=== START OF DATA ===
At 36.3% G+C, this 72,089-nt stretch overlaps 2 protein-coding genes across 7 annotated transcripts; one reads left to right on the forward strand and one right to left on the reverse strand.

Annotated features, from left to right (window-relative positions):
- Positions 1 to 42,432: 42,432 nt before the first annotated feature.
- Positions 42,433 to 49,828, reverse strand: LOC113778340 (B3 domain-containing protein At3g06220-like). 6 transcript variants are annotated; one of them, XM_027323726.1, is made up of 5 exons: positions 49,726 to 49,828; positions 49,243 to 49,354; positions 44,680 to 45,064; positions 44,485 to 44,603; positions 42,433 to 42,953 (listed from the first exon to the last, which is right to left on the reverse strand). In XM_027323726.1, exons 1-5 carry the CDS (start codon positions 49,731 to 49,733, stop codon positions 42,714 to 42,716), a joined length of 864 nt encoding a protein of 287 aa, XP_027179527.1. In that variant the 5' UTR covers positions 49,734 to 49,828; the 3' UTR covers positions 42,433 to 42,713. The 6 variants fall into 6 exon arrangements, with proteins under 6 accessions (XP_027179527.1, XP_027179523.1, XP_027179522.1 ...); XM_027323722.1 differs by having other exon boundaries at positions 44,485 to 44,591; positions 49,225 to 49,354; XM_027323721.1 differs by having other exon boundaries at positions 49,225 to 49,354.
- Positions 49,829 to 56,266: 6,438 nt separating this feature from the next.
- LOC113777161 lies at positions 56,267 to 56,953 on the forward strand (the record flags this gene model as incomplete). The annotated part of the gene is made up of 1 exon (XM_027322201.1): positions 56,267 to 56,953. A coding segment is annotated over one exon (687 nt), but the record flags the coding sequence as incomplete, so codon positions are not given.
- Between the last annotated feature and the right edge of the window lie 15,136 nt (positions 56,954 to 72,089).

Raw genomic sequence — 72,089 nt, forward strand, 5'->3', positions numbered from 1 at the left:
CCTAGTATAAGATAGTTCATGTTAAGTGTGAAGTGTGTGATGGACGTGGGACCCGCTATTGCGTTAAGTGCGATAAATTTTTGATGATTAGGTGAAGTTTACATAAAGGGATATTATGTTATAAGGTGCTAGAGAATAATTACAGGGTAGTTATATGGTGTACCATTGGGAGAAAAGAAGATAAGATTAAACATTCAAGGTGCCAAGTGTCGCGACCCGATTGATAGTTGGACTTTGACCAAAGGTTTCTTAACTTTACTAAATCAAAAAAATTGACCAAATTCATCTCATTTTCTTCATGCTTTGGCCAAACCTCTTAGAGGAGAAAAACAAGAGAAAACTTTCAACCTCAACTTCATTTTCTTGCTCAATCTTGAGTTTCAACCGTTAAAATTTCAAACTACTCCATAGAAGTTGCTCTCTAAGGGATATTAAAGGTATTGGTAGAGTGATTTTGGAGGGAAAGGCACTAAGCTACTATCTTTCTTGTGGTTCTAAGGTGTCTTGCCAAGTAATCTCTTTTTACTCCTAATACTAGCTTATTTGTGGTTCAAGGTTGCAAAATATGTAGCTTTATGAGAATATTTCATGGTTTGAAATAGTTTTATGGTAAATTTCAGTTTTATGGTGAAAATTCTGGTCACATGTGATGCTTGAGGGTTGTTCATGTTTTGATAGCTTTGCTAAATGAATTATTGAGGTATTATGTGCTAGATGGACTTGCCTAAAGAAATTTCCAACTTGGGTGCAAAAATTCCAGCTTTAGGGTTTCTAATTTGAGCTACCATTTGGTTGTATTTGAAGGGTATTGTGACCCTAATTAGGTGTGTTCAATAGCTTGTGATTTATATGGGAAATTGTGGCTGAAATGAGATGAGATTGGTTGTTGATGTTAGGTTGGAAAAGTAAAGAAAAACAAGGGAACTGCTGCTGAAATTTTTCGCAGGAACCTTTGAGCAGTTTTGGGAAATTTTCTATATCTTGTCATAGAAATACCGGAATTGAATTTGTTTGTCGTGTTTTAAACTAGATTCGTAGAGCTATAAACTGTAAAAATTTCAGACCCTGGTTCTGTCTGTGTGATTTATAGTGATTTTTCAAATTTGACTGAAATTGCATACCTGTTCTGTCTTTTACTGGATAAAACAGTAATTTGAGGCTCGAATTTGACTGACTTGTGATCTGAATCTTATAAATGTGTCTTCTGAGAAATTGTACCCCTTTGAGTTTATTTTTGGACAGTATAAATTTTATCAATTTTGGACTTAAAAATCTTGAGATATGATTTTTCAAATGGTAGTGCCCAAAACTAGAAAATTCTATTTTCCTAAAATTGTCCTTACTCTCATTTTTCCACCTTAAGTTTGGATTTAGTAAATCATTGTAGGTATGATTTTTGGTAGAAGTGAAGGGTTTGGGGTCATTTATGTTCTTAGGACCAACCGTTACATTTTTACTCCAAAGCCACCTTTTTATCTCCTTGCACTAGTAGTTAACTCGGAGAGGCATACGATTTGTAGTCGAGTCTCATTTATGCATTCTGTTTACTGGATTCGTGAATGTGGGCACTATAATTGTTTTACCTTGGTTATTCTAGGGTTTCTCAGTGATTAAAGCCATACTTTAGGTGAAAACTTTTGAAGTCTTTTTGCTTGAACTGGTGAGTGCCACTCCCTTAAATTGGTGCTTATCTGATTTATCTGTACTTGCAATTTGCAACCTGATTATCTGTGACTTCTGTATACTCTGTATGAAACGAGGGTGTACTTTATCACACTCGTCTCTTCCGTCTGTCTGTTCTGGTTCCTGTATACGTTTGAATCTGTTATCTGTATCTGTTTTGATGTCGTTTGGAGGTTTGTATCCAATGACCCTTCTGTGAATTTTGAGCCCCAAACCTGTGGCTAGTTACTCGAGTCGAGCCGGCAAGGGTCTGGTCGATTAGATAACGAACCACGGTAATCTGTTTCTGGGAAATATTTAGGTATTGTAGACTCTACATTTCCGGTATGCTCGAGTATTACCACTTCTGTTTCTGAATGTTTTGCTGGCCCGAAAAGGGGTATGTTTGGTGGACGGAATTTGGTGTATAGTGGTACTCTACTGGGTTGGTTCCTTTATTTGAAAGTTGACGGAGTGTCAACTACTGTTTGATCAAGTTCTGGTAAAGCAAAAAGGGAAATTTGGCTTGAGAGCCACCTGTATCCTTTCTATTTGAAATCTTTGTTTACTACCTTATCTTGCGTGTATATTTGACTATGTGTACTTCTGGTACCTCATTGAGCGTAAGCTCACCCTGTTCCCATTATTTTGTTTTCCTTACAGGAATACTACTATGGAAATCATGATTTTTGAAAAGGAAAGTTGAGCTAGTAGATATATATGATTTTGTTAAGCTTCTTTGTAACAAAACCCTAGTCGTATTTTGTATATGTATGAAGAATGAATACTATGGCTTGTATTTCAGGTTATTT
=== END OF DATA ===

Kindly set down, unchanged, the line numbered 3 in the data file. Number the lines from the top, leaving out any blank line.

- Positions 1 to 42,432: 42,432 nt before the first annotated feature.